Awaiting the lady of the night.
DAREDEVIL’s tenth episode ended on such a great high-note, but I guess episode eleven did not get the memo. Save for a few redeeming scenes, overall I give it three out of five stars. Lets jump in. The tenth episode left Foggy and the gang licking their wounds, trying to regain some feeling of control after the baddies starting hitting hard and fast keeping a firm grip on Hell’s Kitchen, and our boy, Daredevil, was running on his last fumes to keep solo vigilance over the hospital where Foggy was recovering. The last few seconds were gasp-invoking as the fire-alarm is tripped by scores of ninja assassins creeping up the outside of the hospital building with lethal intent, and it left me wanting more, but I think its following episode, .380, stumbled out the gate.
The first half of the episode seemed rushed and uncoordinated with keeping up the pace from previous entry. The assail on the hospital started with elements that were obviously counterintuitive and unnecessary; it added in some poorly executed stunt work, and topped it off with over-the-top conflicts I can only assume were exaggerated simply to give Nurse Claire (Rosario Dawson) a platform for direction.
The second half of the game seemed like an exercise in exposition. There didn’t seem to be much use of subtext, just characters expressing their base moral conflict with the given situation, as well as their vulnerability to it. Maybe its the Grinch in me, but the Who-Hash the writers were slingin’ with DD’s mid-rampage dialogue with the Punisher, but I wasn’t about to eat it.
Lastly, a pajama’d Matt Murdock hears a car crash outside his apartment, and he calls for help while looking as helpless as…well, a blind person. Didn’t I see him sewing up Elektra’s wounded shoulder just a few episodes ago? Critical continuity error, or overly critical critic?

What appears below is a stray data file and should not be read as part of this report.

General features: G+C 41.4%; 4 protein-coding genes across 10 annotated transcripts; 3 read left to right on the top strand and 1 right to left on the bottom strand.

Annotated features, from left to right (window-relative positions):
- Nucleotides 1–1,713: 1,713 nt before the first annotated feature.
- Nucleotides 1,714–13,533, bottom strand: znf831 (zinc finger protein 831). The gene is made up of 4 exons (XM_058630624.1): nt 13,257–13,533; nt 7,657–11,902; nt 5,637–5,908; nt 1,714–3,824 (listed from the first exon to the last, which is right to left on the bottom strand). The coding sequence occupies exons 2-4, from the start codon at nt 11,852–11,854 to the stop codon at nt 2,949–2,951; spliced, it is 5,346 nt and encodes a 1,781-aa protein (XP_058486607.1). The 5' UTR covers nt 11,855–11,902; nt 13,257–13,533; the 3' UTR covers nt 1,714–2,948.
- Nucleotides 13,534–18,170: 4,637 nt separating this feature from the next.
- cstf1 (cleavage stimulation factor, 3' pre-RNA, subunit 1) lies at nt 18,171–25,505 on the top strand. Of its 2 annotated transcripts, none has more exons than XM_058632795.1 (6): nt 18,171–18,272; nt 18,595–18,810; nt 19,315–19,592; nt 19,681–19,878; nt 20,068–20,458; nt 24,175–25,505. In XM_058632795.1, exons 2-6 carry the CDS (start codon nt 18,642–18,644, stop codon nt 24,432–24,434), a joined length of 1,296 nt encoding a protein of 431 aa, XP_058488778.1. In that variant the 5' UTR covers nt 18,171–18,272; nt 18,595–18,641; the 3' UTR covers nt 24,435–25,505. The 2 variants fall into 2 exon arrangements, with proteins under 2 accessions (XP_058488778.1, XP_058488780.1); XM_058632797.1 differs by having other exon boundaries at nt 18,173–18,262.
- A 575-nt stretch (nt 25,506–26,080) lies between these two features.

What were some of the saving points of .380? I’m glad you asked. When Karen steps into the passenger seat of her car we see Frank Castle in the driver’s seat listening to Earth Wind and Fire’s “Shining Star” on the car’s 8-track; Frank has a genuine human moment joking about the absurdity of him singing along to the jam. Singing with the car stereo is one of life’s most simple pleasures, something we’ve all done and think nothing special of. But to a man like Frank Castle, music doesn’t exist anymore, much less the idea of enjoying it. This moment, for me, carried metric tonnage of character and made up a few paces with the episode.
Another field goal happens twenty minutes in, at a diner where a heartfelt dialogue resonates between Frank Castle and Karen Page over a late night cup of fugitive-from-the-law coffee. I do love Jon Bernthal’s gritty, road-rashed voice, and he disarms Karen with some profound truths about love. The scene picks up later when two goons try to get the drop on Castle, emphasis on the word “try.” The visual and audio effects of Frank’s wrath can be described as visceral; the aftermath of which sits on you like the weight of a bodybag.
This was a glimmer of the DAREDEVIL I loved. Lets hope episode twelve can bring us into the home stretch with a bit better poise.